Will Xbox One and Playstation 4 Completely Flop This Holiday Season?
Beginning this November, when the Xbox One and PlayStation 4 are both launched, Microsoft and Sony will hope holiday shoppers flock to stores to purchase the next generation of game consoles. However, even a profitable fourth quarter may not save this declining industry, which faces headwinds from mobile and computer games.
The tactic of releasing consoles at the start of the holiday shopping season is not new for either company. In fact, both have taken this route for their last two debuts. This strategy has been successful thus far. Year after year, sales peak around the holiday season (see the chart below). Besides high sales volumes, there are three main reasons why game companies continue to push their releases to November.
The first reason is that both companies know that massive sales of consoles will provide continued revenue down the road. Consumers will not buy only the consoles, but also new video games and peripherals later on, such as controllers and webcams. For example, since the 2006 release of the Xbox 360, Microsoft has introduced various add-ons like the Kinect, which allows users to play games by moving around, much like how Nintendo’s Wii functions. This has helped boost earnings for Microsoft. The establishment of a strong consumer base is vital to securing future business.
Secondly, both Microsoft and Sony want to create hype behind their products. Their new consoles have been in the pipes for years. However, details were mostly hidden from the public in order to create a sense of anticipation in the market. Both consoles were officially announced early in the year to heighten this anticipation. By the time November rolls around, buyers will likely queue for hours to get a chance to purchase these new machines.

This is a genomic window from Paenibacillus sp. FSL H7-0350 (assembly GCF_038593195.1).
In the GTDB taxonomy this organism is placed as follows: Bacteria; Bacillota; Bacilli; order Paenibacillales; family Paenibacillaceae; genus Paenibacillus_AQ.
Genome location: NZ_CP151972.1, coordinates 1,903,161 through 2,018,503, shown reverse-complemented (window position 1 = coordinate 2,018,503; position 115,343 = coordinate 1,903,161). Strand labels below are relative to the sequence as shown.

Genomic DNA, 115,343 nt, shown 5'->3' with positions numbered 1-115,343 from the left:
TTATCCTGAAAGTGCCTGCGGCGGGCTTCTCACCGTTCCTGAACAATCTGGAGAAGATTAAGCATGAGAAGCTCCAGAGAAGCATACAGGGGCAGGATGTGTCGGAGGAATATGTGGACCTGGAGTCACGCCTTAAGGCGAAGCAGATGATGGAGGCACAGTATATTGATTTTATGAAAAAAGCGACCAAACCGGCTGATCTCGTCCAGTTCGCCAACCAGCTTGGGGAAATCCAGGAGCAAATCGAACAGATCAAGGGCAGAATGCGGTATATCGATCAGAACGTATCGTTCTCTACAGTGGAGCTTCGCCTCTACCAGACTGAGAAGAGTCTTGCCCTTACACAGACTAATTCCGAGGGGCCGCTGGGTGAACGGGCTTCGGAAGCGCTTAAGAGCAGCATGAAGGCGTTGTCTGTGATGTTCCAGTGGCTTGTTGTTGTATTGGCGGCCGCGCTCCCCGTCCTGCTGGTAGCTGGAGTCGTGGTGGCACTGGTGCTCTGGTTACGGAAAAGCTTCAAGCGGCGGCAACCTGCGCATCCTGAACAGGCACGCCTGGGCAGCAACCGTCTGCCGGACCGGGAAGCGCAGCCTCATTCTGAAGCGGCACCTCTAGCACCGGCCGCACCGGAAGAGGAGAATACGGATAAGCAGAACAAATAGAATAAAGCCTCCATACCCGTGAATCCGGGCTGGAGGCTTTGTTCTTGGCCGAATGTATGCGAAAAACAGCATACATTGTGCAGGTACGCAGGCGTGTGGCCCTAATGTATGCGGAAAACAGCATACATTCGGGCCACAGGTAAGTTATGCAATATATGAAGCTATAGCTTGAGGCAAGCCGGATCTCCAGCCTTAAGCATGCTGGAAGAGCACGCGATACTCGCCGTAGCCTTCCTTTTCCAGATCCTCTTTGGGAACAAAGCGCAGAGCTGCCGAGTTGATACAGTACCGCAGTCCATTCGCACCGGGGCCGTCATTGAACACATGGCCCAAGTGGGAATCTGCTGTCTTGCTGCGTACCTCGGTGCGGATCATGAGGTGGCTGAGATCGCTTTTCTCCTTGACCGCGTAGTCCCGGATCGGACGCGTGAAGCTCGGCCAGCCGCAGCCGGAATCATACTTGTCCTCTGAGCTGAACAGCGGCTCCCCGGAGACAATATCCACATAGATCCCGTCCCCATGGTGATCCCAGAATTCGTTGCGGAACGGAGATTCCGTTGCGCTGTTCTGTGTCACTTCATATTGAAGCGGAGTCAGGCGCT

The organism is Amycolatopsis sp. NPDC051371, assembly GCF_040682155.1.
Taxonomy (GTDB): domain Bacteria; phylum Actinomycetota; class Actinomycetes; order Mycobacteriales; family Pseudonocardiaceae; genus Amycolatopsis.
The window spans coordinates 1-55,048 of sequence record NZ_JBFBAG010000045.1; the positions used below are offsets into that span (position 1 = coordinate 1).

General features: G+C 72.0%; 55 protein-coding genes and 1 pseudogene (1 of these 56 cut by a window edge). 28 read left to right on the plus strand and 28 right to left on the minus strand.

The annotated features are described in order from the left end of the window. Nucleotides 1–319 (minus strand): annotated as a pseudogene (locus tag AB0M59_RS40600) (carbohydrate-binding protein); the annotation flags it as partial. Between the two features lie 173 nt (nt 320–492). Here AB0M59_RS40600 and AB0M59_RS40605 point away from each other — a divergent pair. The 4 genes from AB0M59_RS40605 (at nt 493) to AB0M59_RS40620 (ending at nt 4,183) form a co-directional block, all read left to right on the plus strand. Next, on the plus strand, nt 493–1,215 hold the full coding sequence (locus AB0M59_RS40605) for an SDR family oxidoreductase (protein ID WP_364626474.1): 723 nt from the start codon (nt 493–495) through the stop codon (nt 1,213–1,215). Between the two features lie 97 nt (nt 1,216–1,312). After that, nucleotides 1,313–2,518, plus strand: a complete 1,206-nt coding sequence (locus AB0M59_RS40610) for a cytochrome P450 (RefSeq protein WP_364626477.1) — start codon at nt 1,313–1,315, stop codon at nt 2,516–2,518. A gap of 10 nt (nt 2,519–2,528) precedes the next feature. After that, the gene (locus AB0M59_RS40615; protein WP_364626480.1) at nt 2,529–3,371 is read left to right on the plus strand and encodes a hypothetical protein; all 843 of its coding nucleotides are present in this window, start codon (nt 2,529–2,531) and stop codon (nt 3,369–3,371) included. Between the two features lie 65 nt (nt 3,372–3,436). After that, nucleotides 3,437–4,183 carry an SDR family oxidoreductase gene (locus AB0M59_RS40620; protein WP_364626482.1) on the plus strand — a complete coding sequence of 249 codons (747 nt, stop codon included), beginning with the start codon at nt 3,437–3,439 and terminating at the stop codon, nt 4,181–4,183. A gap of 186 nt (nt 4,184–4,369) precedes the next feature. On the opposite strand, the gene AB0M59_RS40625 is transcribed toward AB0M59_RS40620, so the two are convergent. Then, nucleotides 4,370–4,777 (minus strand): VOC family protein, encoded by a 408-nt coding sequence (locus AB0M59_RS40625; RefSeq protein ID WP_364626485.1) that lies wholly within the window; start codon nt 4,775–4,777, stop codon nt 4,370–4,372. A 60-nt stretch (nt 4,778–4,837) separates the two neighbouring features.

Finally, these companies want to put past mistakes and disappointments behind them with a strong performance at the end of the year, especially Microsoft. When the company behind Xbox One announced that the new console would require users to connect to the internet every day and not allow the sale of used games, buyers were outraged. Furthermore, Microsoft has acknowledged that its highly-anticipated release will be delayed in 21 countries. It has been a PR nightmare for them. Sony, on the other hand, has not received major backlash from the public. However, the company does face inventory shortages across Europe, which has led to frustration across the Atlantic. Both companies are eager to start selling their units in massive amounts and improve their public record.
It remains to be seen whether these new releases will bear fruit. The once-lucrative business has slipped in recent years, faced with competition from smartphone apps and computer games. The number of game apps offered on iOS and Android platforms has exploded in recent years. As gaming consoles become more advanced, consumers will begin wondering why they should shell out $400 or more on a console when their PC will do the same job. Game companies must compete with these new forces by demonstrating that consoles are not simply less capable PCs.
As a result, revenue from console sales plummeted 21% in 2012 compared to the year before. Nintendo’s release of its new Wii U last year failed to generate much interest. Four million games for the platform were sold within the first three months, compared to the 5.5 million which Nintendo expected to sell. Revenues in the industry as a whole continued to deteriorate this year, down 20% in July compared to June.
Microsoft and Sony have been rivals in the video-game sector ever since they released the Xbox and PlayStation 2, respectively. But if the industry continues to plummet, it could be game over for both of them.